Nazgole Hashemi '13

Adjunct Professor of Law / LegalAxxis, Inc. - Attorney & Co-Founder


B.A., English, 2009, University of California, Berkeley;
J.D., 2013, Southwestern Law School

Joined Southwestern: 2017

Career Highlights

Professor Hashemi, a Southwestern Law School alumna, co-founded LegalAxxis in 2013. She began her career focusing primarily on business transactions and regularly assisting startups and entrepreneurs. She later segued to include civil litigation and appellate advocacy, and typically practices on the plaintiff’s side or otherwise represents the underdog. Professor Hashemi has handled a wide variety of cases in different areas of law, including constitutional, employment, business, commercial, and contract. She enjoys pursuing justice for her clients, and believes that a good attorney not only makes good arguments, but also conveys those arguments in an organized, professional, and persuasive manner. She was named a Southern California Rising Star by Super Lawyers from 2020-2023.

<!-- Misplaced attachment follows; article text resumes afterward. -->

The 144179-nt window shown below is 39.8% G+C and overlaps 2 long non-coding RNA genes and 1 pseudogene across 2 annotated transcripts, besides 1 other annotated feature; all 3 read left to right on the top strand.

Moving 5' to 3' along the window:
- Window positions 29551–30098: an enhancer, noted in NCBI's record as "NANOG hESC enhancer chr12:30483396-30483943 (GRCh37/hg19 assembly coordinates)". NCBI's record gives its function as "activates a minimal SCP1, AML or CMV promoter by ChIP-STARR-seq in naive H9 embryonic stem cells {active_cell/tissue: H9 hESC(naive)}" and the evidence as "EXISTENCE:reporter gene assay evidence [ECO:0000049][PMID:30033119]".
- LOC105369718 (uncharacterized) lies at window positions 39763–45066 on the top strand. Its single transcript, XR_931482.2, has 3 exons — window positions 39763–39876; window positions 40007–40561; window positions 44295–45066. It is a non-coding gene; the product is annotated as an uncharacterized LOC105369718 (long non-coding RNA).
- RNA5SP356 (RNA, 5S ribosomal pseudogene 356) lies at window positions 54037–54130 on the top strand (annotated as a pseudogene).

"Teaching is an opportunity to stay intellectually stimulated, while also motivating others through insight." 

Professor Hashemi has also provided pro bono services to the Alliance for Children’s Rights, a nonprofit organization that protects the interests of foster youth. At the Alliance, she has helped foster children with special needs or disabilities get the funding and benefits to which they are entitled.
While attending Southwestern Law School, Professor Hashemi received various awards, including the Wildman/Schumacher Scholarship, Witkin Award for Academic Excellence in Legal Analysis, Writing, and Skills (Appellate Advocacy), Brief Finalist Writer Award, and Public Interest Grant. She also served as a writer on Moot Court for the securities law competition, a teaching assistant for Business Associations, and research assistant for various faculty members. 
Professor Hashemi obtained her undergraduate degree in English Literature from UC Berkeley. While a student, she served as the co-founder and instructor of an Ethnic Studies course for two semesters. This was a discussion-based course, for which she conducted research to co-create the syllabus, class-discussions, homework, and essay assignments.